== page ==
The seizure of power by the Bolsheviks in Russia in October 1917 was not the end of the revolution but the beginning. Following the peace treaty with Germany at Brest-Litovsk and Russia’s withdrawal from the war, the behaviour and policies of the Bolsheviks led to the outbreak of civil war. The principal fighting was between the Red Army, often in alliance with other leftist pro-revolutionary groups, and the forces of the White Army, the loosely-allied anti-Bolshevik forces. In 1918, an allied force landed in Odessa, and in April 1919 the 706 Motor Transport Company of the Royal Army Service Corps arrived at Batoum (or Batumi) on the Black Sea, with ALBERT WHATELEY as one of the drivers.
The Army Service Corps comprised the unsung heroes of the British Army in the Great War. Soldiers required food, equipment and ammunition, and the vast tonnage was supplied to large armies on many fronts using horse drawn or motor vehicles, railways and waterways. Organised into Companies, the Army Service Corps performed immense feats of logistics. Materiel from Britain arrived in bulk at the Base Depots established at the ports on the French coast, and was then transported by rail to what were known as Regulating Stations where it was broken down and reorganised into mixed loads for each Army Division. These mixed loads were then transported by train to the railheads, which were usually ten to fifteen miles from the front lines. Here the materiel was further broken down into lorry loads, and taken by the ASC Motor Transport Companies to the various divisional Refilling Points, where onward transport to the front was usually by horse-drawn vehicles. On occasion, motor transport was used to deliver forward dumps and stores. Although not in the trenches, and rarely mentioned in war histories, the men and animals of the ASC were regularly under heavy shellfire as they made their way to and from the front, and their bravery was second to none.
They were known to the soldiers in the infantry as ‘Ally Sloper’s Cavalry’ a popular pre-war cartoon character who would disappear, or slope off, when the landlord came for the rent. Due to their good pay, comfortable conditions and perceived comparative safety, they were regarded by the infantry as not proper soldiers. This also gave rise to their other sarcastic nicknames, the ‘Army Safety Corps’ and ‘Aunt Sally’s Cavalry.’ When the Army Service Corps acquired its well- earned Royal prefix in 1918, to become the Royal Army Service Corps, the nickname was changed to ‘Run Away Someone’s Coming.’ It had its own song:
‘Tho ours is not the kind of job
That leads to much promotion,
We try to do our little bit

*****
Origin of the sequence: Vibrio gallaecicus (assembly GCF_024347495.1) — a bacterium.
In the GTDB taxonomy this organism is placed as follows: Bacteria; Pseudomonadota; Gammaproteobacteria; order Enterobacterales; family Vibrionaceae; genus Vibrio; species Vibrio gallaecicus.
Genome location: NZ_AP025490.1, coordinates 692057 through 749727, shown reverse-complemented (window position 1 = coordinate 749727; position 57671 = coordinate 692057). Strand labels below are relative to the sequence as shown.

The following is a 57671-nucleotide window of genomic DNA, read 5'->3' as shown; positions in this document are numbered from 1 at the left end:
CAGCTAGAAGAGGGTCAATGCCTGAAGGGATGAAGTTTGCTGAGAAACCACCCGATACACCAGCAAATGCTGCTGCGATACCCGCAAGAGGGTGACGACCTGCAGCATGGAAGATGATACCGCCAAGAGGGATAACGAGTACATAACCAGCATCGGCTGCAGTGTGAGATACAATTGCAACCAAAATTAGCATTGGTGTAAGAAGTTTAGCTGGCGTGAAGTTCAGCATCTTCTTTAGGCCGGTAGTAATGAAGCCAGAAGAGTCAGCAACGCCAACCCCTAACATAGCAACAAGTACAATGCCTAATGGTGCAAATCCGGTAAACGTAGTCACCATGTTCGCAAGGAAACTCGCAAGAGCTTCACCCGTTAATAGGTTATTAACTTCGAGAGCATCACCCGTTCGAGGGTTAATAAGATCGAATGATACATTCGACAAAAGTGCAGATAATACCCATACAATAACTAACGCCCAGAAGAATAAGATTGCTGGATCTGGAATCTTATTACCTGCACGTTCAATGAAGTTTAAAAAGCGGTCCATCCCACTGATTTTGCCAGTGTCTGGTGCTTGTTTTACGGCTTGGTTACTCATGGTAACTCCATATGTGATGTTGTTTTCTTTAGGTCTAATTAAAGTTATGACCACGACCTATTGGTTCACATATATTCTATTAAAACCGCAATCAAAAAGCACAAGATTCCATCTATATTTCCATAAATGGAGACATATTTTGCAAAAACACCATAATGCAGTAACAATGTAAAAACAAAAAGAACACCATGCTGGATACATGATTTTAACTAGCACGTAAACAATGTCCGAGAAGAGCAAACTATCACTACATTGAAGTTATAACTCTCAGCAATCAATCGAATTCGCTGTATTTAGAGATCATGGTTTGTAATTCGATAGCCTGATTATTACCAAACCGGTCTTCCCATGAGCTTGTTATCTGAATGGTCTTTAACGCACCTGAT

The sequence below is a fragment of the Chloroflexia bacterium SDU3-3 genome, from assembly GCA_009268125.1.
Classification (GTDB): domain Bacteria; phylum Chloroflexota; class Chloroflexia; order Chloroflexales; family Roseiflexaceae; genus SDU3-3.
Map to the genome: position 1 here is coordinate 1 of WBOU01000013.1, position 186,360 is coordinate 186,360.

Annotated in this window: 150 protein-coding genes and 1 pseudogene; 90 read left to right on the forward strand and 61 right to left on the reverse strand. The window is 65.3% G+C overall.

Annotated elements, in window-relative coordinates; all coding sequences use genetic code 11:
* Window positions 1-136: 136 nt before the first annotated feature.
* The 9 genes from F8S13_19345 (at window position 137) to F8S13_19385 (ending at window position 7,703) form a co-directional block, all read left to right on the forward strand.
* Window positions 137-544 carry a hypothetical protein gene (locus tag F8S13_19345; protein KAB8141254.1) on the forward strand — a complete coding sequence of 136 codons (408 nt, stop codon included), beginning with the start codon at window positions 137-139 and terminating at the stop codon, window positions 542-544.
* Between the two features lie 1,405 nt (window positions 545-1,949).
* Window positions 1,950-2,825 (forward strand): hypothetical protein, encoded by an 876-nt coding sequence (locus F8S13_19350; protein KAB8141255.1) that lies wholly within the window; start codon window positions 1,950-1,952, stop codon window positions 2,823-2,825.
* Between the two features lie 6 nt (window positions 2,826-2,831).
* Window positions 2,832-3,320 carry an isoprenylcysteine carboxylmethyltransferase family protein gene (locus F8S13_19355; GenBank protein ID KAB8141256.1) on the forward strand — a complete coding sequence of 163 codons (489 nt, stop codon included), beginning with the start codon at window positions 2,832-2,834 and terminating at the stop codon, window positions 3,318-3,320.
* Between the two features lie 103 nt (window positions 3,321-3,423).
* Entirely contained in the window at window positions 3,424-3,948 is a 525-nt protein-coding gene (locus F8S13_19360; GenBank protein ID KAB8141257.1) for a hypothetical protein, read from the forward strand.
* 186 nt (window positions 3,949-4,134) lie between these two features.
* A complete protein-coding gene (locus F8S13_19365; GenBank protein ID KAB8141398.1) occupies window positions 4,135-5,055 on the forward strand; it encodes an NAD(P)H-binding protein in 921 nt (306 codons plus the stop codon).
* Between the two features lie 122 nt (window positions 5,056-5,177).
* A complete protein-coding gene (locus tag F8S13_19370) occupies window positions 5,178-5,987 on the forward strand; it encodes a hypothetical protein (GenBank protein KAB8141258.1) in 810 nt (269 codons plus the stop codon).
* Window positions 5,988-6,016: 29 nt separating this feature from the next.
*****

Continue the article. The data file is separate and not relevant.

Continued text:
And Tommy, I’ve a notion,
Won’t want for much, if we can help
To give him good supply
And if we don’t always succeed
You bet, at least, we try.’
Albert Whateley attended King Edward VI School between 1910 and 1914. Playing a French Soldier in the special production of Henry V performed for the Shakespeare Festival in 1913, he left in form VA, working briefly for Flower’s Brewery until joining his father’s carpentry business in Greenhill Street. He joined the Stratford-upon-Avon Boat Club and occasionally coxed a crew. In 1916 the Military Service Act introduced compulsory conscription, and Albert, a reservist, was called up on May 12 1916 and placed in the Army Service Corps. There are no records of his activities nor of his Company until April 1919, and this was to remain the same until his death on December 25 1919 in 27 Casualty Clearing Station in Batoum. He was 22 and he has no known grave, but nevertheless Albert Whateley is remembered and commemorated on the Haidar Pasha Memorial in Istanbul, the Stratford-upon-Avon War Memorial and the KES Boat Club memorial both in the Garden of Remembrance, and in the Memorial Library at King Edward VI School.
He was the last of the King Edward VI boys to die in the war. In commemoration of them, the Rev. Robert de Courcy Laffan, Headmaster between 1885 and 1895, spoke to a new generation of schoolboys: ‘They died to save the cause of right, of freedom, and brotherhood in the world, and you and I, all of us, old men like me, young boys like you, we have got to save the world by making right, freedom, brotherhood the governing principles of our own life. Only so can we make ourselves worthy of the sacrifices they have made for us. The ploughing of the sword is finished. Now is the time for the sower to sow, and you and I are the sowers. What seed are we going to sow – the seed of brotherhood or strife towards individuals and classes and between nations? It depends on you and me, and most of all upon you boys, who are to be, when we are gone, the builders of the England that is coming. If we are going to sow the right seed it can only be in the spirit of those who gave their lives for England gladly.’